(CNN) -- An indictment unsealed in New York Tuesday provides further evidence of links between al Qaeda affiliates in Somalia and Yemen, a growing concern to counter-terrorism officials.
And the indictment also sheds light on the Obama administration's policy on how to handle terror suspects detained overseas.
The indictment charges Ahmed Abdulkadir Warsame with providing material support to the extremist group Al-Shabaab in Somalia, and to al Qaeda in the Arabian Peninsula (AQAP) in Yemen. He is also charged with conspiring to teach and demonstrate the making of explosives.
If convicted, he faces a mandatory life sentence.
Warsame, a Somali national, was captured by U.S. forces on April 19 in what the U.S. attorney's office in New York describes only as "the Gulf region." He was interrogated overseas for "intelligence purposes" for two months before finally being transferred to FBI custody and brought to the United States Tuesday, when he made an appearance in federal court.
During that appearance, he pleaded not guilty, according to Ellen Davis, spokeswoman for the U.S. attorney's office. Warsame was held on a U.S. Navy ship in the Gulf region after his capture until being brought to New York for Tuesday's court appearance, according to the attorney's office.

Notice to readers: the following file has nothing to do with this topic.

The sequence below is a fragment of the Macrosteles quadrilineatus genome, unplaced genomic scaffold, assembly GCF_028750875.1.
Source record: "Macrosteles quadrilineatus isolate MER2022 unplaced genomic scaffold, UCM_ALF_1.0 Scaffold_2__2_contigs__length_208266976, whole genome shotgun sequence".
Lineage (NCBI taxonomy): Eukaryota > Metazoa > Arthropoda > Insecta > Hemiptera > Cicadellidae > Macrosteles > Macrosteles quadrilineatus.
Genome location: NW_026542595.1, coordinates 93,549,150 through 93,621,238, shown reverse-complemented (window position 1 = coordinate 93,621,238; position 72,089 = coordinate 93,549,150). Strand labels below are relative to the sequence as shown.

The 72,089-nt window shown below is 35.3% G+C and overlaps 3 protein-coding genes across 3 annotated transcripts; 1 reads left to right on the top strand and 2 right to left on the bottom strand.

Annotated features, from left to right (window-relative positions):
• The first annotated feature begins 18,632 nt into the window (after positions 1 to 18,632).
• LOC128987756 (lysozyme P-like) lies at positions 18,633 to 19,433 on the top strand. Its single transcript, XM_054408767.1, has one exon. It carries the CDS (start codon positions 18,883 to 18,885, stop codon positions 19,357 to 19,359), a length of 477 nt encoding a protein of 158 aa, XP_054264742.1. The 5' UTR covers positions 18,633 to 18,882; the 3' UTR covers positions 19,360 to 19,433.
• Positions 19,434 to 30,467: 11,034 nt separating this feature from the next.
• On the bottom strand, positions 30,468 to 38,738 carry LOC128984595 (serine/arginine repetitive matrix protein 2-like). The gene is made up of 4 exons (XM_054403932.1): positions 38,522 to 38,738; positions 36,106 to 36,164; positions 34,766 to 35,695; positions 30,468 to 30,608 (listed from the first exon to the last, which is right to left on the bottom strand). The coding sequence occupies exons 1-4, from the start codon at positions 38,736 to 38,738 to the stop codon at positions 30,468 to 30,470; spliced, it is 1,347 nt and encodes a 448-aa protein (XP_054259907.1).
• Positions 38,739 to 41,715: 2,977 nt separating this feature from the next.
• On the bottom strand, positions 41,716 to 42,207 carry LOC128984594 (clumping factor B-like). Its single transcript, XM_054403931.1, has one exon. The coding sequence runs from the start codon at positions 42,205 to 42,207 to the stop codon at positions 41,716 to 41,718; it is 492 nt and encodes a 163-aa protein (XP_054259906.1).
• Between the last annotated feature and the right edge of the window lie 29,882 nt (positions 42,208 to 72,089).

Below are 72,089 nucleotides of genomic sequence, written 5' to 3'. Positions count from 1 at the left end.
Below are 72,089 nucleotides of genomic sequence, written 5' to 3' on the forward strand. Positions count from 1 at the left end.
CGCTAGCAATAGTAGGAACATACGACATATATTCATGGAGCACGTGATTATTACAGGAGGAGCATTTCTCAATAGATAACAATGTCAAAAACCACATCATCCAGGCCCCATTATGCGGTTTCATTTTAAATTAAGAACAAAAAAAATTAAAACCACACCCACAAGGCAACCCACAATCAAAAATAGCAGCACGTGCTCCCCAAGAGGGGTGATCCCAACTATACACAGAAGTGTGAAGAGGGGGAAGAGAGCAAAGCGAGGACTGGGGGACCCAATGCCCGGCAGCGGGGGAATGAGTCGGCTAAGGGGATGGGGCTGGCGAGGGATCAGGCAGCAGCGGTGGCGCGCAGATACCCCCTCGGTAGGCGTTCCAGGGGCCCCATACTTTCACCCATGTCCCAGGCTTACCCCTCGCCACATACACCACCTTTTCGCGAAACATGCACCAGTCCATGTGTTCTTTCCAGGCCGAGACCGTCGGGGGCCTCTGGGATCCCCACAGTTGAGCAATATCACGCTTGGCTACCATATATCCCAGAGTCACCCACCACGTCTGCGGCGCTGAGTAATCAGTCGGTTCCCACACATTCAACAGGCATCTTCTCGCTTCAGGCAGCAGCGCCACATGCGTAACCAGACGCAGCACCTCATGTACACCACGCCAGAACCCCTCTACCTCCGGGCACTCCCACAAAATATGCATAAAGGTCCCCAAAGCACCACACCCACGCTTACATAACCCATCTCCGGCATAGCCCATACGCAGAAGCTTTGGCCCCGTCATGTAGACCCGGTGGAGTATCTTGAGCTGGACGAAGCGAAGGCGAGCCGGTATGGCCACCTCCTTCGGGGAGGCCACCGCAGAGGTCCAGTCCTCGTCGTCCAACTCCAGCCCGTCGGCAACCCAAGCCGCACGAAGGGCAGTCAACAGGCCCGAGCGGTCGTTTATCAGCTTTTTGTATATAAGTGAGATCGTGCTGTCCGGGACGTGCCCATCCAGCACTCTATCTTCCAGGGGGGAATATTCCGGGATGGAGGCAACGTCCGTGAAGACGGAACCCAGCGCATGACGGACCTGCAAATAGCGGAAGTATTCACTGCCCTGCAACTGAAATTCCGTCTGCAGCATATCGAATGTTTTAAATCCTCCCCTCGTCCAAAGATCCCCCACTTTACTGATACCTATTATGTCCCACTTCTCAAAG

Neither the indictment nor the accompanying press release disclosed where the interrogation took place, but there is a substantial U.S. naval presence in the Arabian Sea.
According to the indictment, Warsame, said to be in his mid-20s, provided material support for Al-Shabaab, which controls large areas of central and southern Somalia. He also provided the group with explosives, weapons and communications equipment.
He also spent time in Yemen in 2010 and earlier this year, allegedly receiving explosives and other training from al Qaeda in the Arabian Peninsula, which in the past two years has emerged as one of the most active parts of the organization.
Unconfirmed local reports in Somalia have spoken of Al-Shabaab boats leaving Kismayo for southern Yemen as Islamist groups there -- including al Qaeda - have taken advantage of a growing political vacuum.
Warsame is also alleged to have tried to broker a weapons deal with AQAP on behalf of al Shabaab. Both groups are designated as terrorist organizations by the United States.
U.S. officials have recently spoken of growing links between Al-Shabaab and AQAP, and their ambitions to hit targets overseas. A joint Pentagon-CIA task force has recently stepped up pressure on Al-Shabaab, visiting Somalia to gather intelligence against the group.
Late last month a U.S. drone strike against an al-Shabaab camp near the southern port of Kismayo is said to have killed several militants.
CNN's Susan Candiotti contributed to this report.